Blundering into a position you might have seen before. 23. Rb3 was the correct move, when I might eventually be able to win the c-pawn.

23… Rd6

But Alfie misses the chance for a winning tactic: 23… Rd1+ 23. Rxd1 (or 23. Kh2 Rxc1 24. Qxc1 Qxb5) c2 24. Rxb6 axb6 25. Qc1 cxd1Q+ 26. Qxd1 when Black is the exchange ahead.

24. Nd4 Qc7
25. Rb3 Rxd4

Running low on time, he switches to desperation mode. There was no need for this: after 25… Qd7 White is only slightly better.

26. exd4 Rc8
27. Rbxc3 Qxc3
28. Rxc3 Rxc3

Now it’s easy for me as long as I keep a clear head.

29. Qe4 Rc1+
30. Kh2 Rd1
31. Qxb7 Rxd4
32. Qb8+ Kh7
33. Qxa7 Ra4
34. Qxf7+ Kh8
35. Qf6+ Kh7
36. Qxb6 Rxa2
37. Qb7+

I’d worked out a long sequence of checks ending up with Qf7+ forking king and rook, but Alfie pointed out that I could have played Qb1+ immediately – yet another missed fork! Anyway, he resigned here.

One of the few games I played last season in which I handled the clock better than my opponent. A gratifying win against a strong opponent, but ultimately frustrating yet again because of the missed tactic.

Richard James

The Second Missed Fork

Another game, another White, another Queen’s Gambit Exchange (well, sort of), another missed fork.

1. d4 d5
2. c4 e6
3. Nc3 Bb4
4. Nf3 Nf6

Black chooses the Ragosin System. He’s planning to meet Qa4+ with Nc6 when you might argue that both the white queen and the knight on c6 are misplaced. Of course Bg5 and e3 are both fine but instead I exchange at once.

5. cxd5 Bxc3+

A very strange decision, giving me an extra centre pawn as well as the two bishops. White has a very large plus score from this position.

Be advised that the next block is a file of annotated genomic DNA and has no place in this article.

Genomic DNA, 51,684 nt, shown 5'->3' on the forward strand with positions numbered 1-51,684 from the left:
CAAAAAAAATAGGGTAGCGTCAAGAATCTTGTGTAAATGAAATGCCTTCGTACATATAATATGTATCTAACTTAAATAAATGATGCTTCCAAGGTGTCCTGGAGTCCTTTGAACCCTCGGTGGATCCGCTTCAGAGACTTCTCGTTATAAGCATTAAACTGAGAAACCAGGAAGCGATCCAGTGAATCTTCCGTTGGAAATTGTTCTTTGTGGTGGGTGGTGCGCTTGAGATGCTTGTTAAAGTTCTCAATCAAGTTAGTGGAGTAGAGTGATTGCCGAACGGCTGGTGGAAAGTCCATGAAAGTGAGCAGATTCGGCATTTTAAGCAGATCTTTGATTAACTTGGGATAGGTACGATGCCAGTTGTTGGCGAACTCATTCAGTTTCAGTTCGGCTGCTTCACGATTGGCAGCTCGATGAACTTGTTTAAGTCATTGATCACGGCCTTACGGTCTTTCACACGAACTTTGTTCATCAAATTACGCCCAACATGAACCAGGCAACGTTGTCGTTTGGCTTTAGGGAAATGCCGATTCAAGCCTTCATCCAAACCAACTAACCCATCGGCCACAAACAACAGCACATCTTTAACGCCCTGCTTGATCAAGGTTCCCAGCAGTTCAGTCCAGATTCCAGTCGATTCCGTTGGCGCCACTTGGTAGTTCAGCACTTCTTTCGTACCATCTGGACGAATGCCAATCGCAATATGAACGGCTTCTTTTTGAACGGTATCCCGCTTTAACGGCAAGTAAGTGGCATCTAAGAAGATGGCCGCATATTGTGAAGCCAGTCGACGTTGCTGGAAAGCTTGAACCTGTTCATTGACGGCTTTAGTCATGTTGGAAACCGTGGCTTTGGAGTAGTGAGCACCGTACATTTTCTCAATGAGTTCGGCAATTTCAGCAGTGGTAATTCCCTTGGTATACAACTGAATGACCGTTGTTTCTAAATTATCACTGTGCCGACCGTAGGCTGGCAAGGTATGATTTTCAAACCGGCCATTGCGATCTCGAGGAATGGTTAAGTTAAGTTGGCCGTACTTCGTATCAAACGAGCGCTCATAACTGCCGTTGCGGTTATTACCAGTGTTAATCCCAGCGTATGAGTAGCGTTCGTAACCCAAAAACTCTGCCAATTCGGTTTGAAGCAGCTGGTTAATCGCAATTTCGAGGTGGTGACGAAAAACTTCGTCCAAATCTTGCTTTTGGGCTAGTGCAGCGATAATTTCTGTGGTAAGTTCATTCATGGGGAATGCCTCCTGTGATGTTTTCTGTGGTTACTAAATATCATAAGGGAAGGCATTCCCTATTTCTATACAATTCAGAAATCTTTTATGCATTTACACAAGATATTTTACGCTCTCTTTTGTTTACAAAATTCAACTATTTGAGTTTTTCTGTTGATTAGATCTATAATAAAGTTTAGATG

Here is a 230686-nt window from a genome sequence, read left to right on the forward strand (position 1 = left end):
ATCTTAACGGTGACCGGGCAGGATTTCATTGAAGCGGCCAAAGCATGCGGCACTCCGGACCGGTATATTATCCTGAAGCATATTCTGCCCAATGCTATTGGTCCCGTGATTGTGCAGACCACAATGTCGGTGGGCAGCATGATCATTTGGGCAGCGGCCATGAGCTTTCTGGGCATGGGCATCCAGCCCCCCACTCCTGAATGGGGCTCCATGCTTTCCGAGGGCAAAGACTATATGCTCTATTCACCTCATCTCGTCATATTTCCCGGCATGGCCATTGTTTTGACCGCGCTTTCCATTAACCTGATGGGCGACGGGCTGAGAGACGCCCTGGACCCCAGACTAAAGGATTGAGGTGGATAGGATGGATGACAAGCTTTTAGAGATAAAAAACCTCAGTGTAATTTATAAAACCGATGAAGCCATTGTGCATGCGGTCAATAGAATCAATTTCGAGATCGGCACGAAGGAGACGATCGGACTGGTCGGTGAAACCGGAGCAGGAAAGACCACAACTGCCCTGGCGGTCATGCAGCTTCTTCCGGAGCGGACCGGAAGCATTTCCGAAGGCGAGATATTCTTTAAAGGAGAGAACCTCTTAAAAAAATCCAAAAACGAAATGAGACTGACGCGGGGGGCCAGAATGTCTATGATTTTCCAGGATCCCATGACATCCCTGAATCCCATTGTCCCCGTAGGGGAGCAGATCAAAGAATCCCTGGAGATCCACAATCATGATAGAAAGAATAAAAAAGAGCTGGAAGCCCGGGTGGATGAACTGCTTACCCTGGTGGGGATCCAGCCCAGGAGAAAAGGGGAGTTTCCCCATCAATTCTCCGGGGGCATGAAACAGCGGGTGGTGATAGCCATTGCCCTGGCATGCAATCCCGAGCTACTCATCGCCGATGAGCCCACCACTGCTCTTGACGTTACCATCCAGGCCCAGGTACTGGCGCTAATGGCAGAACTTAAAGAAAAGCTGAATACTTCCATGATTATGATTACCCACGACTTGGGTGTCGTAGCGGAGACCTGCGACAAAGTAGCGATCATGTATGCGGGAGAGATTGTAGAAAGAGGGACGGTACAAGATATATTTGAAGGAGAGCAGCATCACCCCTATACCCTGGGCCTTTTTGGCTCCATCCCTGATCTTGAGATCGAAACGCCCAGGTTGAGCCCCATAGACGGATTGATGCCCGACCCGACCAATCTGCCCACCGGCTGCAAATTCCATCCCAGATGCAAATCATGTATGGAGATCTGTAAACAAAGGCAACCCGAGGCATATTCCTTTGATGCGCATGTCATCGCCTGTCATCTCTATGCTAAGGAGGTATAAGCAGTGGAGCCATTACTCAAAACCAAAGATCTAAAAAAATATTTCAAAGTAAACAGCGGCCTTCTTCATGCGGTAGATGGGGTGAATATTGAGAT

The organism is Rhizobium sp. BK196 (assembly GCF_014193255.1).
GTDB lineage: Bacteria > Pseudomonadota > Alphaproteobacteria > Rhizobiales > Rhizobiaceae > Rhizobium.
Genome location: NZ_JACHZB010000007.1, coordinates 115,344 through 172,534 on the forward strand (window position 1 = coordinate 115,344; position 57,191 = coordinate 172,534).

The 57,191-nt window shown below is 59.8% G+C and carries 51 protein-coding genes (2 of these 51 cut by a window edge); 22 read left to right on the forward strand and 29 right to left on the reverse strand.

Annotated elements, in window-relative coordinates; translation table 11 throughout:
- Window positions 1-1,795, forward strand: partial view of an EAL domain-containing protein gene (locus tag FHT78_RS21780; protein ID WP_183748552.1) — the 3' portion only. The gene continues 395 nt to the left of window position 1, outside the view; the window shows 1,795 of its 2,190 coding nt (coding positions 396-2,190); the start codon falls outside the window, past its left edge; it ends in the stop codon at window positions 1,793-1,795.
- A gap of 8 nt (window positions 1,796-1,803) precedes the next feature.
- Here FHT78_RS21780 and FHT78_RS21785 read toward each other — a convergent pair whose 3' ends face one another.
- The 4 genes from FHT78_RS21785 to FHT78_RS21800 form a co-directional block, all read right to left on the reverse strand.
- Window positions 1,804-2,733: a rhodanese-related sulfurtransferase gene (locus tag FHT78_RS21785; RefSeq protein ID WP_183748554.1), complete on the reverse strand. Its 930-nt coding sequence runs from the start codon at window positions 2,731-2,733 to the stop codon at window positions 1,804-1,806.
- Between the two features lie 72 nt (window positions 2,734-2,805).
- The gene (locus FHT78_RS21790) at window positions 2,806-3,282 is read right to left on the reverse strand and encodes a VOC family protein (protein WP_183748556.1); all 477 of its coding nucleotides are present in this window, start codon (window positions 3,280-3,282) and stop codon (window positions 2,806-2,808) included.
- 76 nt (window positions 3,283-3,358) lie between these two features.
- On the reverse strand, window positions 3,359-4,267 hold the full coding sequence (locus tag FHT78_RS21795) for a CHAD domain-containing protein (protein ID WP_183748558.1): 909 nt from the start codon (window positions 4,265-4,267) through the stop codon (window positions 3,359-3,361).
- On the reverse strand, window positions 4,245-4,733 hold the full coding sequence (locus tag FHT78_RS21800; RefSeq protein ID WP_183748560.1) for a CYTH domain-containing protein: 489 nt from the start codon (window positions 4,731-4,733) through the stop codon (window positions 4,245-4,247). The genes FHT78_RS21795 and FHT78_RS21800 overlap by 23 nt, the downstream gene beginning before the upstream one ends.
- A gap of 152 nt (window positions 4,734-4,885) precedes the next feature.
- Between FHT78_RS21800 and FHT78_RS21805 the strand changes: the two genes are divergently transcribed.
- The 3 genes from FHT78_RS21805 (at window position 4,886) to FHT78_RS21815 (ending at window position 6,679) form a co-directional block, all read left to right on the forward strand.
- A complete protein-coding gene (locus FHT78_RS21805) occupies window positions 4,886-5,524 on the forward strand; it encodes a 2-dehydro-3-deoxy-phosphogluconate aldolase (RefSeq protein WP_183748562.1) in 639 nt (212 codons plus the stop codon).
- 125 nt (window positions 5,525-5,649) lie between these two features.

6. bxc3 exd5
7. Bg5 h6
8. Bh4 Bf5
9. Qb3 b6

The computer prefers to give up the b-pawn with Nbd7, which it considers equal. Now I could trade on f6, when Black has to double his f-pawns to avoid losing a pawn, but I preferred to wait to see if he castled.

10. e3 O-O
11. Bxf6 gxf6
12. Be2

I might have played c4 here.

12… Nc6
13. O-O Na5
14. Qa4

And now I might have played Qd1, followed by Bd3 to trade off the bishops. The queen’s not so well placed here.

14… c6
15. Nh4 Be4
16. f3

16. Bg4 followed by Bf5 was better, still trying to trade bishops. I think I’d just failed to notice that the black bishop had the h7 square available.

16… Bh7
17. g3

The immediate e4, sacrificing a pawn to open lines, was probably a better idea. After 17… Re8 Black would have been close to equality. One idea will be b5 followed by Nc4 (you might remember that Black might have gone for the same idea in the game I showed you last week: something for me to remember and learn from). Black vacillates a bit over the next few moves before hitting on the right plan.

17… Qe7
18. Ng2 Kh8
19. Qd1 Rae8